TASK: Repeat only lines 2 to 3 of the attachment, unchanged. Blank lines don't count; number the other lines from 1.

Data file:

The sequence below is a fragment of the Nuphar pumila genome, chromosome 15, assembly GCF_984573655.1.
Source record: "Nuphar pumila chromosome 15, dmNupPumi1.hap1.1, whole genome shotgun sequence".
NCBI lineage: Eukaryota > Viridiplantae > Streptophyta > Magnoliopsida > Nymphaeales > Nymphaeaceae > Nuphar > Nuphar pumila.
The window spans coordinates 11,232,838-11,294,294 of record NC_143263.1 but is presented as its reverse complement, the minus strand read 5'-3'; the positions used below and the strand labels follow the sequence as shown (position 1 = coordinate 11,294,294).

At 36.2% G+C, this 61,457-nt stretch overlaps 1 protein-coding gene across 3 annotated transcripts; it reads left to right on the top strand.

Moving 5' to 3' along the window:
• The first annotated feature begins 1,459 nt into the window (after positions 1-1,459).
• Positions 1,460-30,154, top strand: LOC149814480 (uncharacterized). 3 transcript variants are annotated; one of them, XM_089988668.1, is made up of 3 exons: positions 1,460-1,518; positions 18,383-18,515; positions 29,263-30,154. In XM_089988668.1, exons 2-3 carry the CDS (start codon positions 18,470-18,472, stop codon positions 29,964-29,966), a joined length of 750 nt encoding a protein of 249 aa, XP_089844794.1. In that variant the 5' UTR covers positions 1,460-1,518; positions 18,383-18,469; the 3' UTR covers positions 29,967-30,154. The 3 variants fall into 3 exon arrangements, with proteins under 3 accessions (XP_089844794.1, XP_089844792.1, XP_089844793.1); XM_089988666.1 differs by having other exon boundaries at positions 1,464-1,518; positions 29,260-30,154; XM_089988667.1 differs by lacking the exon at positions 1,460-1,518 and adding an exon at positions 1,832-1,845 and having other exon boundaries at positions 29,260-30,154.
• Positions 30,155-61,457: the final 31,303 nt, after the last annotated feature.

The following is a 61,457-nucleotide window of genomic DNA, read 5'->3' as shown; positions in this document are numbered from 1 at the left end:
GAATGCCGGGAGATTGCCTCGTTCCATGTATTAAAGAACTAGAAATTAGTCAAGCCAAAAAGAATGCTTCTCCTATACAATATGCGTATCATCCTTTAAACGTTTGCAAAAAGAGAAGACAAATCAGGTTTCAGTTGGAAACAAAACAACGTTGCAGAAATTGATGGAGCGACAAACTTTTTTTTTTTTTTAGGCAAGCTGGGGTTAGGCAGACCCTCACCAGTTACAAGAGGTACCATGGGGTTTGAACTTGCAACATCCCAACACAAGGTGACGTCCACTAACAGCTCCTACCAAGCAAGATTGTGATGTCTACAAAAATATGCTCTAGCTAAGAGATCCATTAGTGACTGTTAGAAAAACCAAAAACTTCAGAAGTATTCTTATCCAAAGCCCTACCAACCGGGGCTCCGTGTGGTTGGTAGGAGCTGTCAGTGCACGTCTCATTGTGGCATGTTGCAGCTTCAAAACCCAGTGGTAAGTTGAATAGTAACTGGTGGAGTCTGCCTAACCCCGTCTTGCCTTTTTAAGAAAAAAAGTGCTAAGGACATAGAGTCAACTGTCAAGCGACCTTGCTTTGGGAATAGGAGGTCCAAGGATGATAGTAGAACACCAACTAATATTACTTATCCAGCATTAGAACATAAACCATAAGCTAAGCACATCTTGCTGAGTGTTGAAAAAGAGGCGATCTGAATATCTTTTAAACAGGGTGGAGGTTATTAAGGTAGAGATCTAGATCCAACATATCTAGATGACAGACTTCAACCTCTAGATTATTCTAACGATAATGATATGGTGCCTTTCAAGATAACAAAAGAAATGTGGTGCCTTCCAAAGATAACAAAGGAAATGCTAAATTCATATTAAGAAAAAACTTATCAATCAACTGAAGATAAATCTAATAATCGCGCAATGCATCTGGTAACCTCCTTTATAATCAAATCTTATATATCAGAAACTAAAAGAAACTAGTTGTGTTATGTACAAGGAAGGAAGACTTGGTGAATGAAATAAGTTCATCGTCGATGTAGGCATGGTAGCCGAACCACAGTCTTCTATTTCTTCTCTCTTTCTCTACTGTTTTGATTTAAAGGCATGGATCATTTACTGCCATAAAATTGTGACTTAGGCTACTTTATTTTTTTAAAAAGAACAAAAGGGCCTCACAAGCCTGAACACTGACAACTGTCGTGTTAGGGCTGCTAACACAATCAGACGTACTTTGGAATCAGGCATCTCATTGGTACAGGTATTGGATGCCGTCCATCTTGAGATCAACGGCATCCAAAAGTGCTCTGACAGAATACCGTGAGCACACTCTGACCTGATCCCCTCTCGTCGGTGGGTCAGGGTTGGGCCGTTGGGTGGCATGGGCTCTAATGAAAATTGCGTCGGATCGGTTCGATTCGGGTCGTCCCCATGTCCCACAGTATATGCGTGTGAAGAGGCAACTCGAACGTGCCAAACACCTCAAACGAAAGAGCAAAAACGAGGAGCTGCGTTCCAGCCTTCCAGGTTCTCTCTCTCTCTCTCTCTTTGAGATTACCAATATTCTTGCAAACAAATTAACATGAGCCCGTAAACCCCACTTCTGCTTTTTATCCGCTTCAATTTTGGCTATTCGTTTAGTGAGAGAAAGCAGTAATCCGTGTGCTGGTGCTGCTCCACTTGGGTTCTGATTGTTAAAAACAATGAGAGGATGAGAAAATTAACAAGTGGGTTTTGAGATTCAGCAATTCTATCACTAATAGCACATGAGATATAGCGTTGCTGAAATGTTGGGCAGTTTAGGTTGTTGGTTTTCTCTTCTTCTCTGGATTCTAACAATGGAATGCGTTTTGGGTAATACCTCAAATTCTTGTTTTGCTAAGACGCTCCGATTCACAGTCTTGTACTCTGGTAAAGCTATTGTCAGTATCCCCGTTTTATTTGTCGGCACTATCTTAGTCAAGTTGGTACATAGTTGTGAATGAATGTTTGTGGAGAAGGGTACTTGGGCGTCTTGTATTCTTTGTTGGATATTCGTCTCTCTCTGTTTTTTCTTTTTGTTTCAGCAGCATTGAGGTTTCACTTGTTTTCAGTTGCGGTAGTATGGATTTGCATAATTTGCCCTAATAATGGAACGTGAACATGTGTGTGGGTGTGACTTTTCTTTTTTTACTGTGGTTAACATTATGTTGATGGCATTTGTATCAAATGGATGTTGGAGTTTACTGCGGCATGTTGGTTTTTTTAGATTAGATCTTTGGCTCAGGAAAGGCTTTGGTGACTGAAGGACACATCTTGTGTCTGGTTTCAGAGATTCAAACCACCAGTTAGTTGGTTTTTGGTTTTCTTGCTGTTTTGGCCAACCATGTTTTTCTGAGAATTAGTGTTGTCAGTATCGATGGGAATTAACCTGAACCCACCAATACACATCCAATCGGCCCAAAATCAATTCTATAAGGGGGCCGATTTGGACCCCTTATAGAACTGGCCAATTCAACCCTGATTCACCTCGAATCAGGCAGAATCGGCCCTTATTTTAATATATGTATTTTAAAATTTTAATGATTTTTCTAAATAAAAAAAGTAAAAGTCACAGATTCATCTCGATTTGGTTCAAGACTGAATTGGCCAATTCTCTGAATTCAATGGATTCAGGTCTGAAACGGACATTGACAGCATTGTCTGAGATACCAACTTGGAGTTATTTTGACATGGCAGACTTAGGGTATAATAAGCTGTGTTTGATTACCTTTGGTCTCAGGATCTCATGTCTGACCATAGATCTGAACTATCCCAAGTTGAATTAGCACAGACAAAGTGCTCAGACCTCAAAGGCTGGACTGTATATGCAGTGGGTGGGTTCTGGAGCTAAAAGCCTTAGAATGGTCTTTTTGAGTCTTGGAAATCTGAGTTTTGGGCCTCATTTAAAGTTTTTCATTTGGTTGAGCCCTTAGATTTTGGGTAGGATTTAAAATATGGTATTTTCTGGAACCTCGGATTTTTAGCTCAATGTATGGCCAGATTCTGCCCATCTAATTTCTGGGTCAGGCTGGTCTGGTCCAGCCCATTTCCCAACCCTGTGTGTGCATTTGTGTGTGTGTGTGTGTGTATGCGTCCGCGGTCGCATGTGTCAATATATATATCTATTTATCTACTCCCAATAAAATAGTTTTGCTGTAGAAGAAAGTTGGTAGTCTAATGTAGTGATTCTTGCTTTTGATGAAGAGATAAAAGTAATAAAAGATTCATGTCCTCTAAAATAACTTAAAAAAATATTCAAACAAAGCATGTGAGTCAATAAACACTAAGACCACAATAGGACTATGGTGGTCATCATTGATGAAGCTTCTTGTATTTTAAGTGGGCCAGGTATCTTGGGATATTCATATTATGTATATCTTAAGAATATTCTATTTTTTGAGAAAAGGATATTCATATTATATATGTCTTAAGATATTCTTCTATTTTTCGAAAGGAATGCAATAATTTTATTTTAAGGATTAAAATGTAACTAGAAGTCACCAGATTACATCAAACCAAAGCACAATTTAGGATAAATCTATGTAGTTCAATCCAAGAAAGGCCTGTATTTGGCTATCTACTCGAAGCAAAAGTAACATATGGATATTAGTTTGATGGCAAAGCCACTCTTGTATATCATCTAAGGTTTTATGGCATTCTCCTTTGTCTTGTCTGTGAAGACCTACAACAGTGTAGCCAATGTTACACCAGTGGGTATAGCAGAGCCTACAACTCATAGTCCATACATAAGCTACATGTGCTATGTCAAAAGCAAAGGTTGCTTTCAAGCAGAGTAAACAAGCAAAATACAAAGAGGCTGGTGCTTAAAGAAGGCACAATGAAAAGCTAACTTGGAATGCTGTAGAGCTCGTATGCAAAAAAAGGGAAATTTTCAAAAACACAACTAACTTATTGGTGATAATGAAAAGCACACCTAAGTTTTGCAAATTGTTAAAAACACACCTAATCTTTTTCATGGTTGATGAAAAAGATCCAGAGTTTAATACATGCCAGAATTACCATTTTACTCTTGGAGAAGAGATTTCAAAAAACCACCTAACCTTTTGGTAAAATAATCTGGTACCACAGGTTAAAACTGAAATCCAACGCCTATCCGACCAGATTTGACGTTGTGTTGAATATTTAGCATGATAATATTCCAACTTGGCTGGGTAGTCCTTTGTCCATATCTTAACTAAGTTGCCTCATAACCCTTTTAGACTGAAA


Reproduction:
Source record: "Nuphar pumila chromosome 15, dmNupPumi1.hap1.1, whole genome shotgun sequence".
NCBI lineage: Eukaryota > Viridiplantae > Streptophyta > Magnoliopsida > Nymphaeales > Nymphaeaceae > Nuphar > Nuphar pumila.